Combining folk-pop and alternative-rock elements, 54.40 was formed in 1979 in the Vancouver, British Columbia suburb of Tsawwassen, by high school classmates Neil Osborne (vocals, guitar) and Brad Merritt (bass). Back then, Vancouver was a gritty port city with an insular feel, conducive to nurturing a unique musical scene. "That was kind of the secret of the place," explains Merritt. "It grew itself without outside influences. That created a natural identity."
Osborne and Merritt took the name from James K. Polks' 1844 presidential campaign slogan, "Fifty-Four Forty or Fight" that proposed pushing the western Canada-US border northward to the vicinity of the current border between British Columbia and Alaska.
They played their first gig as a trio at the Smilin' Buddha Cabaret on New Year's Eve1981. When the club closed in 1993, they bought its neon sign, used it on the cover art for an album and as a stage prop on their Canadian tours.
Considered by some to be the "godfathers of Canadian grunge," 54.40's recording career began tepidly with 4 tracks appearing on a compilation and the 6 song EP, Selection released in 1982. These and their first full-length album, Set the Fire (1984) established the band's early style of socially-charged lyrics, heavy drums and loud guitars.
Their second album, an eponymous effort from 1986, made them the darlings of campus radio, the college crowd hearing something refreshingly different, a band unafraid to experiment and kick aside musical boundaries. Commercial payback set in with Show Me (1987) and with it, a reputation of a band who could be relied upon to crank out both hit albums and hit singles. Comparisons to REM and Midnight Oil were inevitable.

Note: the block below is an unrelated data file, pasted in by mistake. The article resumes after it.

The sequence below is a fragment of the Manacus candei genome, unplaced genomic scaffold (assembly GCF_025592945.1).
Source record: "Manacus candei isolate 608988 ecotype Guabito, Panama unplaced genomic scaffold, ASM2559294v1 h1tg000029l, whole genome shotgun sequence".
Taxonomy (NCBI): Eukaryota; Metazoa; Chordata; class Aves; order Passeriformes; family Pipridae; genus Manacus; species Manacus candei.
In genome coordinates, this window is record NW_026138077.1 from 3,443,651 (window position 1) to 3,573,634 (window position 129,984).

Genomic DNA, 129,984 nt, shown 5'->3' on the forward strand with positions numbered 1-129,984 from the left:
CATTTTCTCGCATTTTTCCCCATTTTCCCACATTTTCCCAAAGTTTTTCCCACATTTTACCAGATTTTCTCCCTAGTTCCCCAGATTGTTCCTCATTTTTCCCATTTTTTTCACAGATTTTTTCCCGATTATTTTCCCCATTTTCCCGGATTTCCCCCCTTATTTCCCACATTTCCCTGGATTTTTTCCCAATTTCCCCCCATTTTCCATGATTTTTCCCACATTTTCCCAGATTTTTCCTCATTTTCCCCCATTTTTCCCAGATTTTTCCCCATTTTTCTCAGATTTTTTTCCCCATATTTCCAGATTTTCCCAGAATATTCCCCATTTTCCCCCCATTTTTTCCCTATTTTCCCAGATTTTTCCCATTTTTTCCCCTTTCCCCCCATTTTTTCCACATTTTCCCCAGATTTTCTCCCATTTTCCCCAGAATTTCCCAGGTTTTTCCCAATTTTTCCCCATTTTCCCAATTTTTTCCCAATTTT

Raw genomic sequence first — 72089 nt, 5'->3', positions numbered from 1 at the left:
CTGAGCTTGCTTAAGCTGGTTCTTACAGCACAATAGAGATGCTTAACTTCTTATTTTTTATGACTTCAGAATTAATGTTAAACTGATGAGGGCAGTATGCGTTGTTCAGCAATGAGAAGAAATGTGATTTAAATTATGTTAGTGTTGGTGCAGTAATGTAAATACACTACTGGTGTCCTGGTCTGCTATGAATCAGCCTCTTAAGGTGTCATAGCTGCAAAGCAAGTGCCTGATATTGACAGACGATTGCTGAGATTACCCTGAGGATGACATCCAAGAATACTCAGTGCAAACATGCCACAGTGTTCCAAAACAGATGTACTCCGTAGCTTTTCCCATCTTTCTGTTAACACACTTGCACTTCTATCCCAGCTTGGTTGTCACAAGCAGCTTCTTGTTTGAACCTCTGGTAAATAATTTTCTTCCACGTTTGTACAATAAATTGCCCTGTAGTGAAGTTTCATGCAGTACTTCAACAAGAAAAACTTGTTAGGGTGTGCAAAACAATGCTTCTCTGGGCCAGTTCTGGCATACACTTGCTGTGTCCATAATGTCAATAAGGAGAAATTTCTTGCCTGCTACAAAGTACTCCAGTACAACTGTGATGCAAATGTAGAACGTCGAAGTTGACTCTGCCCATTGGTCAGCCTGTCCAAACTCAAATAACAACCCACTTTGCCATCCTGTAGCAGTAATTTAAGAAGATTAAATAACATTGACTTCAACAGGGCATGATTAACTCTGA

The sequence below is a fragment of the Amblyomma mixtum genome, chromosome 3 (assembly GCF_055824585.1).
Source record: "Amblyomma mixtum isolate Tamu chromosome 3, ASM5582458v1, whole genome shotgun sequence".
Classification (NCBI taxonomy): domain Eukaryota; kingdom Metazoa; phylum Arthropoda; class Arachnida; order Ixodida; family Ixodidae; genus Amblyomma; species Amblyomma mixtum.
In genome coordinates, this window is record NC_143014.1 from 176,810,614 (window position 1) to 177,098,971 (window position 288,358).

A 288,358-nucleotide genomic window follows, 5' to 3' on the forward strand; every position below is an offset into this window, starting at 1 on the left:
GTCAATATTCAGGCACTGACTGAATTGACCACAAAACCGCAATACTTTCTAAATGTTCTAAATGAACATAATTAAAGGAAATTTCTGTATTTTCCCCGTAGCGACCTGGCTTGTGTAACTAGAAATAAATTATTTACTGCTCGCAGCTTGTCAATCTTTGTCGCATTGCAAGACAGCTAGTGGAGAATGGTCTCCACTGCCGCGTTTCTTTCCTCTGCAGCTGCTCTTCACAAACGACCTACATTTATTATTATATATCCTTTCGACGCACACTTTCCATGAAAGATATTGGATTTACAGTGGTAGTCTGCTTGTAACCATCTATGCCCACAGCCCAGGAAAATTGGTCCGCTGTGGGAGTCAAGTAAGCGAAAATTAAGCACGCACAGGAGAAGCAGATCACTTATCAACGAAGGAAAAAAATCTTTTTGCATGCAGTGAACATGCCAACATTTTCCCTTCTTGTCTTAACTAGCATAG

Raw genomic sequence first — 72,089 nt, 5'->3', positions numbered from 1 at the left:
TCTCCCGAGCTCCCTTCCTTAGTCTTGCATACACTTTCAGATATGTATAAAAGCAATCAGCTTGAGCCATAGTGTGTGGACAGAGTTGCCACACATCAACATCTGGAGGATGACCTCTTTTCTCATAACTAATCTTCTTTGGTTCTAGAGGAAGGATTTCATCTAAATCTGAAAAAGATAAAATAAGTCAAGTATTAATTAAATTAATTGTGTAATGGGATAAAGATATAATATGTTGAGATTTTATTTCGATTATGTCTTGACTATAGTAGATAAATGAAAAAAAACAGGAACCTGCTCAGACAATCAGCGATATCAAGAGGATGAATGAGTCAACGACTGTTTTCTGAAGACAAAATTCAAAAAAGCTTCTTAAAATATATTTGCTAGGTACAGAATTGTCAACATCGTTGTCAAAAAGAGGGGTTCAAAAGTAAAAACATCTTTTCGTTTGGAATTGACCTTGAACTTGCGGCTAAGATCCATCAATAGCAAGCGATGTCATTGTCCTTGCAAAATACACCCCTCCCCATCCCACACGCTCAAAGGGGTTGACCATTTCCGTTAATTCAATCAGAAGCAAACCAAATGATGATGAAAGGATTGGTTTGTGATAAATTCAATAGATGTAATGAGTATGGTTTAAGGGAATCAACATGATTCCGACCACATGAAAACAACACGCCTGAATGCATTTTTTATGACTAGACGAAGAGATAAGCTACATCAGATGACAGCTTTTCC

Essential highlights and, indeed, the very heart of their 14-studio album discography, would have to be their 3 platinum-selling opuses, Dear Dear (1992), Smilin' Buddha Cabaret (1994) and Trusted By Millions (1996). In 1995, Hootie & the Blowfish turned 54.40's single I Go Blind into a Top 20 hit that appeared on the soundtrack to the popular TV series Friends.
The greatest hits collection, La Difference: A History Unplugged (2016) ushered in a softer side of a maturing 54.40, acoustic reflections on their music that allowed more intimate performances in smaller venues. "As a fan of artists who present their music this way and as a musician who presents our songs in that manner, it is a wonderful thing," says Merritt. "It allows people to experience songs in different ways and appreciate them in different ways."
54.40 was inducted into the Western Canada Music Awards Hall of Fame in 2011 and the Canadian Music Hall of Fame in 2017. Their latest album is Keep on Walking (2018).
Four decades into it, band mates have come and gone, but Osborne and Merritt still like their job description. "We write songs and perform them. That's what we do," says Merritt matter-of-factly. "And we create because we feel compelled to do so. It's not like we're trying to climb up the charts or sell a bunch of records. We're not trying to become famous."
As for the unintended notoriety, too late, it's already happened! www.5440.com